Whenever Ilya Beruashvili hears his dog bark, he knows the Russians are at the gate.
For the past five years, Beruashvili, 53, who lives on the outskirts of the Georgian village of Ditsi, has watched from his windows as Russian soldiers stationed in the neighboring separatist territory of South Ossetia have patrolled the fields he used to farm.
Orthodox Easter was celebrated on April 15 in Georgia. This year, Misha Tabatadze could not join in the traditional pilgrimage to visit the graves of loved ones. He could not light a candle in the cemetery where his daughter, Etuna, is buried, or place a brightly dyed red egg on her grave.
Since the Russo-Georgian war of August 2008 and the subsequent buildup of Russia’s military presence in the breakaway Georgian territories of Abkhazia and South Ossetia, ￼relations between Moscow and Tbilisi have remained mostly consistent .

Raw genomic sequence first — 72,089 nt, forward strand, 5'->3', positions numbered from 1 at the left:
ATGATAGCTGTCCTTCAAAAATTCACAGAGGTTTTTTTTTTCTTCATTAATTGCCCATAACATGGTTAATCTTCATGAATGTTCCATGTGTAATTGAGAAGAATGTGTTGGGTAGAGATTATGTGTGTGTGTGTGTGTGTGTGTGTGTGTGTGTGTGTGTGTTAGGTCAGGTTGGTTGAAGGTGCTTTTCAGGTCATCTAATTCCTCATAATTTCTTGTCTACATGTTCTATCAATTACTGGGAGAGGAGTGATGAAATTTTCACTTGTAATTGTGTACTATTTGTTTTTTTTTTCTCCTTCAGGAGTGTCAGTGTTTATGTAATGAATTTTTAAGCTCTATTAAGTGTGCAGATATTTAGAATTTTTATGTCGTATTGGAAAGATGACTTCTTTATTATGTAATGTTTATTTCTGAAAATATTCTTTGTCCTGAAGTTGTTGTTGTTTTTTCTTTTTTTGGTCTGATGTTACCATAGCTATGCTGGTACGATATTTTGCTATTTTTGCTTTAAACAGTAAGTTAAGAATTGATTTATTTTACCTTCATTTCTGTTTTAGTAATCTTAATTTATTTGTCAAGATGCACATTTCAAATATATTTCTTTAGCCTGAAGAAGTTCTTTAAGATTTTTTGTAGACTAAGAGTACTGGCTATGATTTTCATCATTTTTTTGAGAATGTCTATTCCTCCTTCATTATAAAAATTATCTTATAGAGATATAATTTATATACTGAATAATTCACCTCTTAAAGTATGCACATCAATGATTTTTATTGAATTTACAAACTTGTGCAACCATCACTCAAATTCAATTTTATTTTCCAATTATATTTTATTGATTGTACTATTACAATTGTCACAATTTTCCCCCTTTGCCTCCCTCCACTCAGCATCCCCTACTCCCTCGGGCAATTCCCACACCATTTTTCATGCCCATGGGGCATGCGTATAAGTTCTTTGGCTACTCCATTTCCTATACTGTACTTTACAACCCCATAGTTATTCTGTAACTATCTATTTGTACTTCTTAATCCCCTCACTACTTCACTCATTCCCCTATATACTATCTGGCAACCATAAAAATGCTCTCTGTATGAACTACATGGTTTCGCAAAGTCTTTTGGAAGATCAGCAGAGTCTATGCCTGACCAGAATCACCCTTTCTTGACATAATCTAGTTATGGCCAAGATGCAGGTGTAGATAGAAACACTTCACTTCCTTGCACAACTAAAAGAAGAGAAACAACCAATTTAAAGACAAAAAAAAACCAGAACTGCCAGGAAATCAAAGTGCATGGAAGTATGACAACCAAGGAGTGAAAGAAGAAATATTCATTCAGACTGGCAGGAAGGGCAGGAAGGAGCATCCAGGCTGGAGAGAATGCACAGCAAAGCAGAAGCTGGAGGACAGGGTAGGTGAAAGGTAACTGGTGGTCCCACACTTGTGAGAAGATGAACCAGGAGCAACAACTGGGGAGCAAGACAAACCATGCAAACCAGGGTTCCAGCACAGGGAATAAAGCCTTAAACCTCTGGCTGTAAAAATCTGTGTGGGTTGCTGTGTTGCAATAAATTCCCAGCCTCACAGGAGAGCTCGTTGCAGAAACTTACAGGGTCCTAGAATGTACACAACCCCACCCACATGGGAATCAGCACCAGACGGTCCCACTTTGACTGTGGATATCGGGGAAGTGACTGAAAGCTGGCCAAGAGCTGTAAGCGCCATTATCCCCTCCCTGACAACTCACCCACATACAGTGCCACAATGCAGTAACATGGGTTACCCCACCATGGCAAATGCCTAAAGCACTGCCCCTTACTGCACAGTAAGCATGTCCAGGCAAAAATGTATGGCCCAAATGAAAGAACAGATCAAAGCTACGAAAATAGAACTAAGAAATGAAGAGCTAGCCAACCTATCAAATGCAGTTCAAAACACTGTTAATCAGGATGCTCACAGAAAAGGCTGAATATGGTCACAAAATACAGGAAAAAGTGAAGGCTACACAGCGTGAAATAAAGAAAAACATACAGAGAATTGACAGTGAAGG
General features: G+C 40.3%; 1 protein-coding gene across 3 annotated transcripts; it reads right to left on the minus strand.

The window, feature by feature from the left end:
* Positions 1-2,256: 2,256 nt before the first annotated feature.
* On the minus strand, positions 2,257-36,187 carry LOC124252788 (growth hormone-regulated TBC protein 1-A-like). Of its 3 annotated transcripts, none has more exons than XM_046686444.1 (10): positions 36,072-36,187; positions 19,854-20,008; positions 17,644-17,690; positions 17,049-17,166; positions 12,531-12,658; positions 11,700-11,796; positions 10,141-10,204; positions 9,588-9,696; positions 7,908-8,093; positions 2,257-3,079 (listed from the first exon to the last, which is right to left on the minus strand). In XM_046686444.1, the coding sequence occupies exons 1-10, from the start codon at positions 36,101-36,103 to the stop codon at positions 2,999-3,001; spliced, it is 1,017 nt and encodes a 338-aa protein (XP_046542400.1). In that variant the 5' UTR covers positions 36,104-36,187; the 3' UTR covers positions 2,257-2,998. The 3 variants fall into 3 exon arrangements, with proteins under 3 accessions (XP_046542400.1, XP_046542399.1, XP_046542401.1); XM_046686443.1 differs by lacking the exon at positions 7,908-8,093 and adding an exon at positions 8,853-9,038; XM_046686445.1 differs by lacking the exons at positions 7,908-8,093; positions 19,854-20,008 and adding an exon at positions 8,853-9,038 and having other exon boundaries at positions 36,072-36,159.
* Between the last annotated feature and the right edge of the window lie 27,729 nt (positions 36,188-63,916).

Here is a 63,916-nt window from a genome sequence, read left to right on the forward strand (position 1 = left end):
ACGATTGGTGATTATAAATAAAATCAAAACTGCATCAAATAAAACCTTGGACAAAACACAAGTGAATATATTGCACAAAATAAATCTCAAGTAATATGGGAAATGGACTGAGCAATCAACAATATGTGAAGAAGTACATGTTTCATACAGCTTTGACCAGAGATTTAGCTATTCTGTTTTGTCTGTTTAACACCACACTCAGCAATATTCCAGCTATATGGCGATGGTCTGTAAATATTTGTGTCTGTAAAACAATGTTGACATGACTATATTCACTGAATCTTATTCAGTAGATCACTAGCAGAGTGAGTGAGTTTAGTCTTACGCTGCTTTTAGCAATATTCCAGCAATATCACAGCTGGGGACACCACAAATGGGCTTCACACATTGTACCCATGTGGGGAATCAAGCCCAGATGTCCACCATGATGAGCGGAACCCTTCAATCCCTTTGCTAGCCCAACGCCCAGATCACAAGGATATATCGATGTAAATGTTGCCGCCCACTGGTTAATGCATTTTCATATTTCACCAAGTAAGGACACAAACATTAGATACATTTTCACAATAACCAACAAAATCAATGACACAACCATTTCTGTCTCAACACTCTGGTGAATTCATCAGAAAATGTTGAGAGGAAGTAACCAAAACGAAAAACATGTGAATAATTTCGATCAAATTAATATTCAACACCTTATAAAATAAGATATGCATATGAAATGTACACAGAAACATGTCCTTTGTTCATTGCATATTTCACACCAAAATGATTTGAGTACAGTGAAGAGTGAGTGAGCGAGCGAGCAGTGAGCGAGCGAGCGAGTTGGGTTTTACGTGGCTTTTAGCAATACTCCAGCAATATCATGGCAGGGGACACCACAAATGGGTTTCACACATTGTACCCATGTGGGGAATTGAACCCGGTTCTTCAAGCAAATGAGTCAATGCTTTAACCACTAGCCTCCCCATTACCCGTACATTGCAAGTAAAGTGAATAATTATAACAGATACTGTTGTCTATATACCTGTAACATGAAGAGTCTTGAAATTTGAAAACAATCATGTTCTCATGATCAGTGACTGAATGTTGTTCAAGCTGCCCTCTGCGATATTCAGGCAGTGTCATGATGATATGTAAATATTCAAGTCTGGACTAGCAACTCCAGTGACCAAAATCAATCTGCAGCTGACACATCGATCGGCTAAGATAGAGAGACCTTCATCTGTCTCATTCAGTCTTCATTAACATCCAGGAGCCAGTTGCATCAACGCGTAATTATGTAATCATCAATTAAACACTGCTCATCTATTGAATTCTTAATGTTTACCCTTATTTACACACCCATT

Three years after their war, Russia and Georgia are still fighting over the separatist territory of South Ossetia. Russia’s political supremo, Vladimir Putin, ignited the latest skirmish with a suggestion that South Ossetia may opt to join the Russian Federation.
Faced with a growing outcry over the arrest of three prominent photographers on espionage charges, the Georgian government on July 13 took action to counter criticism that a desire to stifle a press freedom is a major motivation for the spy case.
Hollywood’s treatment of the Russia-Georgia war in 2008 is about to hit movie theaters in the United States. The Georgian-funded action flick, titled Five Days of August, seems to blur the line between entertainment and propaganda.
The unexpected May 29 death of Sergei Bagapsh, the de facto leader of the breakaway region of Abkhazia, is certain to shake up Abkhaz politics, but some Abkhaz observers say that the underlying question is whether or not it will lead to instability in the territory.
In a jab at Moscow, Georgia on May 20 became the first country to recognize as genocide Tsarist Russia’s massive slaughter of ethnic Circassians in the mid-19th century. The decision constitutes part of Tbilisi’s ongoing argument that the Caucasus is a region where Russia comes as an outsider, not as a native with the right to rule.